Wednesday, March 4, 2015

What is Magical Realism?

"Just when I thought you were gone... you came back." 
~ Bob Dylan, Born In Time

From my youth I've had an interest in dreams, fantasy and science fiction. Somewhere along the way I discovered the Argentine author Jorge Luis Borges, godfather of magical realism. His influence has been immense, inspiring writers all over the world from Gabriel Garcia Marquez and Umberto Eco to Italo Calvino and Isabel Allende. I, too, have been so influenced. Unremembered Histories, my first volume of short stories, is a small collection of what I consider the best of my efforts in this genre.

For this reason I believed it may be useful to explain this particular story form in greater detail.

From Wikipedia
Magic realism or magical realism is a genre where magical or unreal elements play a natural part in an otherwise realistic (often mundane) environment. Although it is most commonly used as a literary genre, magic realism also applies to film and the visual arts.

One example of magic realism occurs when a character in the story continues to be alive beyond the normal length of life and this is subtly depicted by the character being present throughout many generations. On the surface the story has no clear magical attributes and everything is conveyed in a real setting, but such a character breaks the rules of our real world. The author may give precise details of the real world such as the date of birth of a reference character and the army recruitment age, but such facts help to define an age for the fantastic character of the story that would turn out to be an abnormal occurrence such as someone living for two hundred years.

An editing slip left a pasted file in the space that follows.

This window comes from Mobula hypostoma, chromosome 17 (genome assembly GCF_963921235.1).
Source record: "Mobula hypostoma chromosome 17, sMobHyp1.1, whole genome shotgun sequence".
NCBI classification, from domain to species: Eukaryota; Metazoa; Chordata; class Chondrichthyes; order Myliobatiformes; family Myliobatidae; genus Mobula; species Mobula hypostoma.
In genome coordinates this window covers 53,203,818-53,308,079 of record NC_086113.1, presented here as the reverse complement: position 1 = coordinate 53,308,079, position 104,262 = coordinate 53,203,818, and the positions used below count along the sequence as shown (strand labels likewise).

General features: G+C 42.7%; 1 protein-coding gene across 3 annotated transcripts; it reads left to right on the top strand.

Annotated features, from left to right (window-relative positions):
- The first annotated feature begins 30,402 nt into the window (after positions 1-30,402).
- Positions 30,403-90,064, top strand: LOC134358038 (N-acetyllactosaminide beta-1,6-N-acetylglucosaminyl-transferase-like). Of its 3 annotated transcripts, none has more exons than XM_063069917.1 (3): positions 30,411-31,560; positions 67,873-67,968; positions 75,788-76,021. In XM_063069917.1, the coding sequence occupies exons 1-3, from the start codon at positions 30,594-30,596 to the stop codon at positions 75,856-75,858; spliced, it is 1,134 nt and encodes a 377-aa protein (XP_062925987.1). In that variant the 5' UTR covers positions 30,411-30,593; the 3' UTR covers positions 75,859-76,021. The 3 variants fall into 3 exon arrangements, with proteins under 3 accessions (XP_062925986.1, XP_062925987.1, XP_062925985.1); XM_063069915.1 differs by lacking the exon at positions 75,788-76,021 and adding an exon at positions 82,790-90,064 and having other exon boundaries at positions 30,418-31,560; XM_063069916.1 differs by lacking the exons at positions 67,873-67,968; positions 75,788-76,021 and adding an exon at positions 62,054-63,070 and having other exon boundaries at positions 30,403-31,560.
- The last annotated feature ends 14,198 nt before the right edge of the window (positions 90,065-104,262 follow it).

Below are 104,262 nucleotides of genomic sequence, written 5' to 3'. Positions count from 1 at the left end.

The term is broadly descriptive rather than critically rigorous: Professor Matthew Strecher defines magic realism as "what happens when a highly detailed, realistic setting is invaded by something too strange to believe."

From the Oxford Dictionary
Definition of magic realism in English: noun
A literary or artistic genre in which realistic narrative and naturalistic technique are combined with surreal elements of dream or fantasy.

From Mitchell's Introduction to Magical Realism: "an unexpected alteration of reality [. . .] an unaccustomed insight that is singularly favored by the unexpected richness of reality or an amplification of the scale and categories of reality" (Alejo Carpentier)

More specifically, magical realism achieves its particular power by weaving together elements we tend to associate with European realism and elements we associate with the fabulous, and these two worlds undergo a "closeness or near merging."

From Cliffs Notes
To understand magical realism, it helps to have a sense of mystery - an increased appreciation of the transcendent. In so doing, you'll savor works like the landmark One Hundred Years of Solitude, by Gabriel García Márquez.

The basic structure of One Hundred Years chronicles the life of the Buendía family for over a century. It is the history of a family with inescapable repetitions, confusions, and progressive decline. Magical realism is manifested in a mythical city of mirrors, an insomnia plague, prophecy and ghosts, time displacement, a family curse, and more.

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There are a number of Dylan songs that could be expressionistic forms of magical realism. I think here of Changing of the Guard, or maybe even Ballad of a Thin Man, which defies comprehension on a rationalistic level.

Life is a great mystery filled with wonders. All too often, subsumed as we are in the day-to-day, we lose sight of the wonder. Stories of this sort can resonate with parts of our soul -- conscious and unconscious -- in ways that an ordinary story might fail. This is, in part, one of the aims of all my stories in general, and these stories in particular.

As the saying goes, "Try it. You'll like it." It's currently my personal best seller, even if it isn't on the New York Times lists. 

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